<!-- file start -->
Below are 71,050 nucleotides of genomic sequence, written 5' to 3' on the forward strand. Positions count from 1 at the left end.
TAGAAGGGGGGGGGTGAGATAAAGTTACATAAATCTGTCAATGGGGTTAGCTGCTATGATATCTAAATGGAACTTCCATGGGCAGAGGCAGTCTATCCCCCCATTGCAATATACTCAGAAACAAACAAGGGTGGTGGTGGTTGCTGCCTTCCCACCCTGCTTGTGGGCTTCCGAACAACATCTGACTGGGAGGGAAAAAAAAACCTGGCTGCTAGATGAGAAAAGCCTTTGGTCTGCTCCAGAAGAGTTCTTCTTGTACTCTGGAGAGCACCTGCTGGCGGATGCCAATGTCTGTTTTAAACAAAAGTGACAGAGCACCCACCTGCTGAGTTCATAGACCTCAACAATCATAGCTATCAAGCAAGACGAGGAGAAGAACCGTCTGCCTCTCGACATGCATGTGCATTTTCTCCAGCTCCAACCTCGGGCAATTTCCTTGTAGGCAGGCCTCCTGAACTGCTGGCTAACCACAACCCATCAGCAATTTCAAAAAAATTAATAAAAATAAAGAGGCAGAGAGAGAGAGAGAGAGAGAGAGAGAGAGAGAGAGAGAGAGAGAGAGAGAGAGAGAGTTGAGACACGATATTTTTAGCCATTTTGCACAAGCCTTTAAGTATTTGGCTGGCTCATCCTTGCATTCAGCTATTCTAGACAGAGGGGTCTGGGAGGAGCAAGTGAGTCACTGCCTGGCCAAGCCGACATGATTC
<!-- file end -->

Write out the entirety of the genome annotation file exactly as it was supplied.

Below are 71,050 nucleotides of genomic sequence, written 5' to 3' on the forward strand. Positions count from 1 at the left end.
TAGAAGGGGGGGGGTGAGATAAAGTTACATAAATCTGTCAATGGGGTTAGCTGCTATGATATCTAAATGGAACTTCCATGGGCAGAGGCAGTCTATCCCCCCATTGCAATATACTCAGAAACAAACAAGGGTGGTGGTGGTTGCTGCCTTCCCACCCTGCTTGTGGGCTTCCGAACAACATCTGACTGGGAGGGAAAAAAAAACCTGGCTGCTAGATGAGAAAAGCCTTTGGTCTGCTCCAGAAGAGTTCTTCTTGTACTCTGGAGAGCACCTGCTGGCGGATGCCAATGTCTGTTTTAAACAAAAGTGACAGAGCACCCACCTGCTGAGTTCATAGACCTCAACAATCATAGCTATCAAGCAAGACGAGGAGAAGAACCGTCTGCCTCTCGACATGCATGTGCATTTTCTCCAGCTCCAACCTCGGGCAATTTCCTTGTAGGCAGGCCTCCTGAACTGCTGGCTAACCACAACCCATCAGCAATTTCAAAAAAATTAATAAAAATAAAGAGGCAGAGAGAGAGAGAGAGAGAGAGAGAGAGAGAGAGAGAGAGAGAGAGAGAGAGAGAGAGTTGAGACACGATATTTTTAGCCATTTTGCACAAGCCTTTAAGTATTTGGCTGGCTCATCCTTGCATTCAGCTATTCTAGACAGAGGGGTCTGGGAGGAGCAAGTGAGTCACTGCCTGGCCAAGCCGACATGATTC